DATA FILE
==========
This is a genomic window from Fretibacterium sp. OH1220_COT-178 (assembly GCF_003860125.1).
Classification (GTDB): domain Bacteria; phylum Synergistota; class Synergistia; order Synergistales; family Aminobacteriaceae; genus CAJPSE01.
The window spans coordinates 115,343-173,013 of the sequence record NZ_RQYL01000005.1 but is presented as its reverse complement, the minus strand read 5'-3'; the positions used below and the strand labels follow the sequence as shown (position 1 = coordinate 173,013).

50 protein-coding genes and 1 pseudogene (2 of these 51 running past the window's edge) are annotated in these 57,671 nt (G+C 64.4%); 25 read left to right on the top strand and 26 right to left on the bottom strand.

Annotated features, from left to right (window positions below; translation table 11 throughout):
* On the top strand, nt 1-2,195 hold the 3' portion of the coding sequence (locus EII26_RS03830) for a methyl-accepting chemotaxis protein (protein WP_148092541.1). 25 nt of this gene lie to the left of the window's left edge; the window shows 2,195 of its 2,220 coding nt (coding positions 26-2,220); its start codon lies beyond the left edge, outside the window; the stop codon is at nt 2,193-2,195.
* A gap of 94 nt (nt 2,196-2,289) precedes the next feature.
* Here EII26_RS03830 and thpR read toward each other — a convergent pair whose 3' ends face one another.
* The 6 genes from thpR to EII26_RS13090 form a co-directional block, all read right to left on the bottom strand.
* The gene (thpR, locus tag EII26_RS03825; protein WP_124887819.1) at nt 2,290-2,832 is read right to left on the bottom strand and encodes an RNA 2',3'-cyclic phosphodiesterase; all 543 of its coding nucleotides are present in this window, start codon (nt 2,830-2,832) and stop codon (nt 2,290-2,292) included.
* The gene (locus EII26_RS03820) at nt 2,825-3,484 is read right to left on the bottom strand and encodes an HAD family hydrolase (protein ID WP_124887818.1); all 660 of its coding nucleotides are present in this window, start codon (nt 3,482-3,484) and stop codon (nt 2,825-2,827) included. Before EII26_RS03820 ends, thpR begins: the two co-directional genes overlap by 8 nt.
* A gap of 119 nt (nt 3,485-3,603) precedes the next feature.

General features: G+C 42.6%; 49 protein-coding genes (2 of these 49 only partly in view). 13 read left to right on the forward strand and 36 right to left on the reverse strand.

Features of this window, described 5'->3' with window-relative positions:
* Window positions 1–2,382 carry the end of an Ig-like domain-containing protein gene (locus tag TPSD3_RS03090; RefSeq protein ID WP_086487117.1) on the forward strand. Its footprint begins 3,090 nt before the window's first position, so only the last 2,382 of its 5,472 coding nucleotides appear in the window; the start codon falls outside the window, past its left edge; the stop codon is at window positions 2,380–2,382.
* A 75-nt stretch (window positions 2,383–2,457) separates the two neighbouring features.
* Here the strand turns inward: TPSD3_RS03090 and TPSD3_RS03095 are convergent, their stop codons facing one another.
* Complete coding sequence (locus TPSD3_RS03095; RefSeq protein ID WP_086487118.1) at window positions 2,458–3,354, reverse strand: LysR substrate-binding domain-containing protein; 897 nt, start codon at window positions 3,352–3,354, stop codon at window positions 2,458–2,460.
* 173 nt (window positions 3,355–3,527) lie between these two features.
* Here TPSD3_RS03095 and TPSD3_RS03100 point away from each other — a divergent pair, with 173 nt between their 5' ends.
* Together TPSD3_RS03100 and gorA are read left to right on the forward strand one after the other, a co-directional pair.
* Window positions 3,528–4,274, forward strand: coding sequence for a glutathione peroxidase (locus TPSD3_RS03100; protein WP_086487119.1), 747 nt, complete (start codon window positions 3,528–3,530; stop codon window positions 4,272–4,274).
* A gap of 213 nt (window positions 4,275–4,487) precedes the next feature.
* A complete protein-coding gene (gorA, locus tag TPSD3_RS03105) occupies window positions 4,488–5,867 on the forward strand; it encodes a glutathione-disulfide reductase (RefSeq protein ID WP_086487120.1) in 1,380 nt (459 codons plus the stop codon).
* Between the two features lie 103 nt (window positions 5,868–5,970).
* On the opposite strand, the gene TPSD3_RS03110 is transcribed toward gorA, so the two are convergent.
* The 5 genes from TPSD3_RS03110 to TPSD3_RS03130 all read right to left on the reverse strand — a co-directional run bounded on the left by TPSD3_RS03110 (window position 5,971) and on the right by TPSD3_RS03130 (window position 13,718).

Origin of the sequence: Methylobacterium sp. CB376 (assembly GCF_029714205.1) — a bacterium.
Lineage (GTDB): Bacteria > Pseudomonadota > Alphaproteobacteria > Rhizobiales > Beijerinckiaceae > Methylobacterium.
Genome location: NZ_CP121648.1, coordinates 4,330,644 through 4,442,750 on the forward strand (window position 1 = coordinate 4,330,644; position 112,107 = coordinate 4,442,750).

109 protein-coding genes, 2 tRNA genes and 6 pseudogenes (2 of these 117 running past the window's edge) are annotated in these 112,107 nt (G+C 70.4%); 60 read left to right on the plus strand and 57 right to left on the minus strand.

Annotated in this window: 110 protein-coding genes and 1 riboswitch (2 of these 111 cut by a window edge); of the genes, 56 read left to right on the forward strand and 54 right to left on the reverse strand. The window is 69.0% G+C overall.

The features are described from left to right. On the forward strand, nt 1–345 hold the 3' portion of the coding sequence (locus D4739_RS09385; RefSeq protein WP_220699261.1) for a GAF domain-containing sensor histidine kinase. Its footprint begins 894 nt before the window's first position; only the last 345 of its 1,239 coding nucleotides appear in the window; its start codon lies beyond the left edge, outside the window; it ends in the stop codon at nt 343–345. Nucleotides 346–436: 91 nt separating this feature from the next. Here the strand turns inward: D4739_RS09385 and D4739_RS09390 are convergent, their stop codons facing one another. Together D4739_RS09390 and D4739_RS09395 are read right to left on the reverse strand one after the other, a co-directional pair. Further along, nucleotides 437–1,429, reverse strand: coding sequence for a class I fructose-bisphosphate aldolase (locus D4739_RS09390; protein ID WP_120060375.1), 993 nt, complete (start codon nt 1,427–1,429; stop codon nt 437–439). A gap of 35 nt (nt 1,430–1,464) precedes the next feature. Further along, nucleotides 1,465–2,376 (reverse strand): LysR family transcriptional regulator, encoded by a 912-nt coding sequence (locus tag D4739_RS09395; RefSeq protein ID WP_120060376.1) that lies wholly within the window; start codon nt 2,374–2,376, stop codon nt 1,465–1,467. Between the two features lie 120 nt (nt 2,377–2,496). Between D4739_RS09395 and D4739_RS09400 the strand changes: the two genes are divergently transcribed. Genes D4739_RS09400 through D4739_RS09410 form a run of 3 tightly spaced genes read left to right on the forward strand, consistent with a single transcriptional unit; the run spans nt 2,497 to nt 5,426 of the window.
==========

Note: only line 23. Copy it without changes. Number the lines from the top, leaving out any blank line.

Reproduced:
* A gap of 213 nt (window positions 4,275–4,487) precedes the next feature.